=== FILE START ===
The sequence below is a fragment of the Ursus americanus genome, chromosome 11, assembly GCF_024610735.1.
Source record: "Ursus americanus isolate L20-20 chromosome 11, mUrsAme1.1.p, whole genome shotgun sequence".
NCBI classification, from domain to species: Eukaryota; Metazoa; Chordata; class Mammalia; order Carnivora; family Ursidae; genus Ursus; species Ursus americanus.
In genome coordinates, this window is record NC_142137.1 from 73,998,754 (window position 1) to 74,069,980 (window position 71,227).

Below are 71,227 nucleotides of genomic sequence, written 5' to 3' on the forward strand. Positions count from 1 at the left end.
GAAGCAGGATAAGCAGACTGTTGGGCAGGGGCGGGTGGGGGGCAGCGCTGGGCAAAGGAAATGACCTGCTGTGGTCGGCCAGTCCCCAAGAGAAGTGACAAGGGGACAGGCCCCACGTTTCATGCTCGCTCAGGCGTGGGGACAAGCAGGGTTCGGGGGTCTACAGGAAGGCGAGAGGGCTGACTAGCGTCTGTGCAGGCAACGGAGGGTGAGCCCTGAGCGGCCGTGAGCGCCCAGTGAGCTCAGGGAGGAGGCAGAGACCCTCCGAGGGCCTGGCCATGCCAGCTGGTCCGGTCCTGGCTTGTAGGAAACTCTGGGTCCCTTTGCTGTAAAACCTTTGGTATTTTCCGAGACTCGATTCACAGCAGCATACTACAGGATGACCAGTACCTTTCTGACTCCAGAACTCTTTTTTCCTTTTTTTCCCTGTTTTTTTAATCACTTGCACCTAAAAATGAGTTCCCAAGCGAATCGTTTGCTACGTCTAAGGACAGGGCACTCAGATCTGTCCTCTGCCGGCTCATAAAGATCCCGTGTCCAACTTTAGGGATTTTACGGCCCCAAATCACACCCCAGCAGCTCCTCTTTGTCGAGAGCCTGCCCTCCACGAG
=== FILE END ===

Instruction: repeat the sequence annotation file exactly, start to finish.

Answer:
The sequence below is a fragment of the Ursus americanus genome, chromosome 11, assembly GCF_024610735.1.
Source record: "Ursus americanus isolate L20-20 chromosome 11, mUrsAme1.1.p, whole genome shotgun sequence".
NCBI classification, from domain to species: Eukaryota; Metazoa; Chordata; class Mammalia; order Carnivora; family Ursidae; genus Ursus; species Ursus americanus.
In genome coordinates, this window is record NC_142137.1 from 73,998,754 (window position 1) to 74,069,980 (window position 71,227).

Below are 71,227 nucleotides of genomic sequence, written 5' to 3' on the forward strand. Positions count from 1 at the left end.
GAAGCAGGATAAGCAGACTGTTGGGCAGGGGCGGGTGGGGGGCAGCGCTGGGCAAAGGAAATGACCTGCTGTGGTCGGCCAGTCCCCAAGAGAAGTGACAAGGGGACAGGCCCCACGTTTCATGCTCGCTCAGGCGTGGGGACAAGCAGGGTTCGGGGGTCTACAGGAAGGCGAGAGGGCTGACTAGCGTCTGTGCAGGCAACGGAGGGTGAGCCCTGAGCGGCCGTGAGCGCCCAGTGAGCTCAGGGAGGAGGCAGAGACCCTCCGAGGGCCTGGCCATGCCAGCTGGTCCGGTCCTGGCTTGTAGGAAACTCTGGGTCCCTTTGCTGTAAAACCTTTGGTATTTTCCGAGACTCGATTCACAGCAGCATACTACAGGATGACCAGTACCTTTCTGACTCCAGAACTCTTTTTTCCTTTTTTTCCCTGTTTTTTTAATCACTTGCACCTAAAAATGAGTTCCCAAGCGAATCGTTTGCTACGTCTAAGGACAGGGCACTCAGATCTGTCCTCTGCCGGCTCATAAAGATCCCGTGTCCAACTTTAGGGATTTTACGGCCCCAAATCACACCCCAGCAGCTCCTCTTTGTCGAGAGCCTGCCCTCCACGAG